Florida led 28-10 at half. It was the most points Maryland has allowed in a first half this season, and biggest deficit it has had at the break. The Gators ensured there would be no second half comeback by taking the opening kickoff and going 65 yards on 10 plays for a touchdown. Grossman continued to take advantage of the deep coverage with completions underneath the defense. Tailback Earnest Graham (149 yards) completed the drive with a six-yard touchdown run.
"It burned the whole second half," Maryland linebacker E.J. Henderson said. "Just all the time we put in. We let ourselves down. We let our fans down. It was a horrible feeling."
Maryland completed its first 10-win season since 1976 by playing in its first New Year's bowl in 25 years. The Terps, who won their first ACC title in 16 seasons, never established a running game. Tailback Bruce Perry had just 23 yards on 11 carries before leaving when he re-aggravated a pulled abdominal muscle in the third quarter. Quarterback Shaun Hill struggled all night under constant pressure.
"We had a great season a great one," said Jafar Williams, who had a 65-yard touchdown catch in the first quarter as part of an ill-fated comeback. "It's just too bad it had to end like this."
The Terps made it interesting by scoring 10 straight points in the second quarter and had a chance to cut further into the lead after E.J. Henderson forced an fumble from Graham and noseguard Charles Hill recovered it at the Gators' 24. Maryland used 10 plays to get to the Gators' 31 to attempt a 46-yard field goal. Nick Novak missed wide left. The freshman had made 13 of his last 15 field goal tries, including all 13 attempts within 15 yards.
Grossman came in after the miss, and the Gators dominated from that point. Previously, Maryland had cut into the lead on a 65-yard touchdown pass from Hill to Williams and a 20-yard field goal by Novak. The pass to Williams was Maryland's longest of the season and came on the final play of the first quarter. It came on the Terps' first play after Florida took a 14-0 lead. Williams was wide open at the 30 and cruised into the end zone from there.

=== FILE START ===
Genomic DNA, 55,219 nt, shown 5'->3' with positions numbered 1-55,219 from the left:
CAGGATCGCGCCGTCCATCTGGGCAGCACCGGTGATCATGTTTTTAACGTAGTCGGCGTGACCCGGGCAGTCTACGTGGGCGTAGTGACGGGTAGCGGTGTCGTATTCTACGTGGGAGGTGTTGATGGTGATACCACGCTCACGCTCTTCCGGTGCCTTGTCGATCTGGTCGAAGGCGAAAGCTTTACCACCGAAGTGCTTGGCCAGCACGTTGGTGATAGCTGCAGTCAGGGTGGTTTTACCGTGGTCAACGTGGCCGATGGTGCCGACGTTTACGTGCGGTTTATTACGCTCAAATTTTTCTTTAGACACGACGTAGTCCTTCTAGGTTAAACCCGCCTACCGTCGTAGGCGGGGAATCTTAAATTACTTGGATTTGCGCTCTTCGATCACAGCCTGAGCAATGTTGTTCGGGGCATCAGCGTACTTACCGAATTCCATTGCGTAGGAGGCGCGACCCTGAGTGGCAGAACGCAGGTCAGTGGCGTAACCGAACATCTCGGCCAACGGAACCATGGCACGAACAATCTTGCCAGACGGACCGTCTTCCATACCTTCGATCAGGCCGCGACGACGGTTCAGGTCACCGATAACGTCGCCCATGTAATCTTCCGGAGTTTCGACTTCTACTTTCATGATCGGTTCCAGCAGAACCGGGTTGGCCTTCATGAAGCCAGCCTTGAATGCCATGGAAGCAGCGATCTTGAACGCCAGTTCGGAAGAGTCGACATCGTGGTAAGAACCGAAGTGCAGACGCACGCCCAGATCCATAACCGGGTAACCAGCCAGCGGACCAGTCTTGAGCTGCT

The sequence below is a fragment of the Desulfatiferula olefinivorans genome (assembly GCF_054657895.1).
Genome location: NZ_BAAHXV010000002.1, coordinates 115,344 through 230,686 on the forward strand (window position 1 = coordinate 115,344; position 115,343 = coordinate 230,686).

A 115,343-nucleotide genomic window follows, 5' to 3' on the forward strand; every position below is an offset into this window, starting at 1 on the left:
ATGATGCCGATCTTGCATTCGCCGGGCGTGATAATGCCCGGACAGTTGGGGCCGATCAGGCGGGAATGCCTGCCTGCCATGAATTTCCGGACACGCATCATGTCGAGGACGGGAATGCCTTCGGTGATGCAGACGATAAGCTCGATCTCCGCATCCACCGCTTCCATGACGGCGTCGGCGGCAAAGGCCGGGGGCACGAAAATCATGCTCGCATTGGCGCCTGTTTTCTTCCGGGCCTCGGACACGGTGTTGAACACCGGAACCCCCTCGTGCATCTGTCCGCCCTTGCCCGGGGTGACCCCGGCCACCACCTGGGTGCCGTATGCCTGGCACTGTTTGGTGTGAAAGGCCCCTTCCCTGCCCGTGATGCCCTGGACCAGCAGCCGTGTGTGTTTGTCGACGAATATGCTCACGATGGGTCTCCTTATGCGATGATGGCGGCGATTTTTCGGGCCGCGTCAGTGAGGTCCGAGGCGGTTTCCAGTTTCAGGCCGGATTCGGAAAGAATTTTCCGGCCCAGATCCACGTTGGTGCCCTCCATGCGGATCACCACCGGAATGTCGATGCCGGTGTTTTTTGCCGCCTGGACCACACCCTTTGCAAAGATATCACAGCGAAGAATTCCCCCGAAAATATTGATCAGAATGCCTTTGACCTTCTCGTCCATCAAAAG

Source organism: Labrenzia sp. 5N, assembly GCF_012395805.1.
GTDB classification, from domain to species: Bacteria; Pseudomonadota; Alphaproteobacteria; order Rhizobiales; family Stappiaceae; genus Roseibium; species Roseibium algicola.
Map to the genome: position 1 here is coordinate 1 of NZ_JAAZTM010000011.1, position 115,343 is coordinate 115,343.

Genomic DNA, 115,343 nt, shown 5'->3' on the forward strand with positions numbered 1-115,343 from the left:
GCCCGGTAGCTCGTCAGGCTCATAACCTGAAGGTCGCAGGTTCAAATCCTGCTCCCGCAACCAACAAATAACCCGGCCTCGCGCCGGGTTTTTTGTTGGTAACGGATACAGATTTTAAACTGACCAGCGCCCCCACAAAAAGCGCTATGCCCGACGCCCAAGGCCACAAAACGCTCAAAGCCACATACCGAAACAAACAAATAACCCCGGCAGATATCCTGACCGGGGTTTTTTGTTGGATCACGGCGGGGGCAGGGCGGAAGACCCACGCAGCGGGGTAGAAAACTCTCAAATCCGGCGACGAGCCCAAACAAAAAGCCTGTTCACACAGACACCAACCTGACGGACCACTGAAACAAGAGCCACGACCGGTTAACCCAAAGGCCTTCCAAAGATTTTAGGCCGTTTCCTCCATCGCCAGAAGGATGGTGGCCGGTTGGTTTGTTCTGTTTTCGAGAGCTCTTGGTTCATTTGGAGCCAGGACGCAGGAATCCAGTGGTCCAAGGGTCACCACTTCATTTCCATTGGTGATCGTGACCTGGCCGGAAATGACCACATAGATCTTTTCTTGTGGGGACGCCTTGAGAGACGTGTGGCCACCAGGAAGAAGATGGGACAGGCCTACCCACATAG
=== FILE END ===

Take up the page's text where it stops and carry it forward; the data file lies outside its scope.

Maryland kept up the momentum as cornerback Tony Okanlawon batted away a Berlin pass, and Dennard Wilson picked it off and ran 36 yards down the left sideline to Florida's 3. But the Terps couldn't punch it in on two rushes by Marc Riley and Hill intentionally threw it away under pressure on the third down. Maryland had to settle for a short field goal.
The Gators had scored on their first possession before jumping out to a 14-0 first-quarter lead. After Maryland's started the game with a three-and-out possession, Florida marched 83 yards on 10 plays to take the lead for good. The key play came after a sack by Henderson forced a 16-yard loss and Florida had a third-and-23 at Maryland's 37. The Terps rushed just three men and Berlin had plenty time to find Jacobs down the right sideline for a 34-yard gain. Two plays later, Graham slammed it into the end zone on a 1-yard run.
Maryland had a chance to tie after a Randall Jones intercepted an underthrown pass by Berlin and returned it 30 yards to Florida's 37. But on the next play, Hill's pass was tipped by receiver Williams and intercepted by Andra Davis.
After the teams exchanged punts, the Gators took a two-touchdown advantage on a 46-yard pass from Berlin to Jacobs, who caught the ball down the right sideline and easily scored. The Florida receiver had broken containment and safety Tyrone Stewart had no chance on the play. Jacobs had eight catches for 115 yards in the first quarter.